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Current Page: U.S. | Tuesday, March 01, 2016
4 Ways Indicting Pro-Life Activists Hurts Planned Parenthood

4 Ways Indicting Pro-Life Activists Hurts Planned Parenthood

Anti-abortion activist David Daleiden speaks at a news conference outside a court in Houston, Texas, February 4, 2016. Daleiden, leader of the California-based Center for Medical Progress, which released the secretly filmed videos used to accuse Planned Parenthood of trading in aborted fetal tissue, appeared at a Houston court and was offered a probation deal on charges including using a fake government document, prosecutors said. | (Photo: Reuters/Ruthy Munoz)

The Christian legal group Alliance Defending Freedom says there are four reasons why the criminal indictment of the pro-life activists behind last year's undercover Planned Parenthood videos won't help the nation's largest abortion provider in its battle against criminal allegations.

After the Center for Medical Progress' undercover videos displaying Planned Parenthood's baby parts reimbursement practices took the pro-life movement by storm, a grand jury in Harris County, Texas, investigated the criminal claims made against a Planned Parenthood clinic in Houston.

The grand jury concluded the investigation by announcing in January that it was clearing Planned Parenthood officials of all charges, but was indicting CMP founder David Daleiden and his associate Sandra Merritt on felony charges of tampering with a government record.

"[T]he reality is that the Houston indictment didn't exonerate Planned Parenthood in the court of public opinion or the court of law," ADF's Marissa Poulson wrote.

Planned Parenthood Action Fund President Cecile Richards speaks at an event to publicly endorse U.S. Democratic presidential candidate Hillary Clinton in Hooksett, New Hampshire, January 10, 2016. | (Photo: Reuters/Brian Snyder)

1. Congress is still actively investigating Planned Parenthood

Although Planned Parenthood might be in the clear with the Harris County District Attorney's office, the abortion giant is still subject to the watchful eye of Congress.

The House of Representatives has appointed a special House committee led by Rep. Marsha Blackburn, R-Tenn., that will be responsible for investigating Planned Parenthood's trafficking of baby tissue and organs.

The committee will dive into investigating the claims that Planned Parenthood abortionists illegally altered abortion procedures to procure better-paying fetal specimens. The committee will also heavily investigate whether Planned Parenthood illegally profited off of the sale of fetal tissue to researchers.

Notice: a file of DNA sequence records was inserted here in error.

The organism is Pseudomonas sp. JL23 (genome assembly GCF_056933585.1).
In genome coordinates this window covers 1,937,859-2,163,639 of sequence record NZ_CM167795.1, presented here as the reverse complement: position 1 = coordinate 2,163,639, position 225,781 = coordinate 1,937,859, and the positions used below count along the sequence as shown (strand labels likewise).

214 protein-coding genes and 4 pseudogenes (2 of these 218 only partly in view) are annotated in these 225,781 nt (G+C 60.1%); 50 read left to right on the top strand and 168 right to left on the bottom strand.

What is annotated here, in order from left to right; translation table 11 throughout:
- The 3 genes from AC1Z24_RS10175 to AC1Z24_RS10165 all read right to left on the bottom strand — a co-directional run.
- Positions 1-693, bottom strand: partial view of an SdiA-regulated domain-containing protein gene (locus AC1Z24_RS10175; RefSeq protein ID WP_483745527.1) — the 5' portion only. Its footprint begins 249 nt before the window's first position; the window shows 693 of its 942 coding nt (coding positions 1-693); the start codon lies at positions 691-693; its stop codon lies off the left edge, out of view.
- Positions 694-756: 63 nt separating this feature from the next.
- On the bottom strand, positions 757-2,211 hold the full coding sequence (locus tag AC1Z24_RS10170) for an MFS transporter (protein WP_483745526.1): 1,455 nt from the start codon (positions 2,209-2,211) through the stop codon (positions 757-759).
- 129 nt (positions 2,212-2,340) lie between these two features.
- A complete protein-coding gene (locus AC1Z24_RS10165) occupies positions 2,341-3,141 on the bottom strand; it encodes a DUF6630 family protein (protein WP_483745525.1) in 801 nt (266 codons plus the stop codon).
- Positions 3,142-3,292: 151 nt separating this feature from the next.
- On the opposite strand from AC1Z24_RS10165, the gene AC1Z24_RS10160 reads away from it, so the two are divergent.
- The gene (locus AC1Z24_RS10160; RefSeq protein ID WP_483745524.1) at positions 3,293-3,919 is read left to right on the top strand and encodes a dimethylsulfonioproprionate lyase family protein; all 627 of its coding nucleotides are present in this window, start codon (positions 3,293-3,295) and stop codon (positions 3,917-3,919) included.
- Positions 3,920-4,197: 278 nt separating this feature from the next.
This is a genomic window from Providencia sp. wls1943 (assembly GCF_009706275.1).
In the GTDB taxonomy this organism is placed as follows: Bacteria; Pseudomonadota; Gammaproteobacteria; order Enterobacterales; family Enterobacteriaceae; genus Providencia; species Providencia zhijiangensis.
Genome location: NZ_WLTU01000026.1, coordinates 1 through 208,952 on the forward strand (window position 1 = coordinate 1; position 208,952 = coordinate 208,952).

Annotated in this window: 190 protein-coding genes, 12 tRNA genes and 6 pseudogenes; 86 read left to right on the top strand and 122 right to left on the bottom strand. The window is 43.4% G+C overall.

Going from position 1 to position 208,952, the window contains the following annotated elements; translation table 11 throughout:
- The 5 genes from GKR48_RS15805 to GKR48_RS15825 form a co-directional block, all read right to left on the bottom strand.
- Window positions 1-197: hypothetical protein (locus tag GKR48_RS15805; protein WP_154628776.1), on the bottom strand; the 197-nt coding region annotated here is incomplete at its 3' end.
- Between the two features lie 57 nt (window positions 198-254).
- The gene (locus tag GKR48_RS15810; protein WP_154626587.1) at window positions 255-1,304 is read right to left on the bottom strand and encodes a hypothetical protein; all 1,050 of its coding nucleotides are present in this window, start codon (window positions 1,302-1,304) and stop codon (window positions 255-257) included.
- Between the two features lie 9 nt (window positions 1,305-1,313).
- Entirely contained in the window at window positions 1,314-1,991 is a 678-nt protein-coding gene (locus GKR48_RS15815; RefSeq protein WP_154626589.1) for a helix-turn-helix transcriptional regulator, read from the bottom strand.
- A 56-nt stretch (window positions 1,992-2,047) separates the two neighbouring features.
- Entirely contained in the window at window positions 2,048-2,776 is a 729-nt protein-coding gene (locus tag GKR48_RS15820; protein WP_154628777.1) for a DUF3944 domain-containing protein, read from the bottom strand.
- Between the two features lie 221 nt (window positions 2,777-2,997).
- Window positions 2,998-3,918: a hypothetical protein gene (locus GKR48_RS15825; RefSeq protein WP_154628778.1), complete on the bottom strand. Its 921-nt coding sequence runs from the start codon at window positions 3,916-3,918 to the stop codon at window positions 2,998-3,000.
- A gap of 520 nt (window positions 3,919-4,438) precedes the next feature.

2. States continue to defund Planned Parenthood

In mid-February, Ohio and Wisconsin became the ninth and 10th states to pass bills stripping Planned Parenthood of public funds since the CMP videos were released last year.

"More and more states continue to see that Planned Parenthood is undeserving of the over half billion Planned Parenthood receives in federal and state funding every year," Poulson wrote. "In fact, there are plenty of other federally qualified health centers that are worthy of our tax dollars compared to a scandal-ridden abortion giant with an extensive rap sheet."

3. Public support for David Daleiden and Sandra Merritt continues to grow

Being indicted on felony charges which are punishable by up to 20 years in prison has helped unite many pro-lifers and other citizens concerned about justice behind the pro-life activists.

Following the news of the indictment, a couple of online petitions were launched calling on the Harris County District Attorney's office to drop the indictments. The petitions have been supported by over 150,000 people across the nation.

One petition launched by LifeSiteNews has over 122,000 signatures, while a petition launched by LifeNews has over 27,000 signatures.

4. Free speech rights for undercover journalists are threatened by the indictments

Even two pro-choice law professors agree that the indictments of Merritt and Daleiden threaten the free speech rights of undercover journalists and activists.

Cornell University professors Sherry Colb of and Michael Dorf wrote a joint op-ed that was published by CNN explaining that the grand jury's move to indict Daleiden and Merritt is a "stunning act of legal jujitsu."

"We are pro-choice, and we support the important work of Planned Parenthood, but we find the prosecution of these citizen journalists, however self-styled, deeply disturbing," the two professors asserted. "Whatever the precise facts of this case prove to be, the prosecution has broader implications, and not just for abortion and anti-abortion speech. Undercover exposés play a vital role in informing the American public of important facts that would otherwise remain hidden."

Follow Samuel Smith on Twitter: @IamSamSmith

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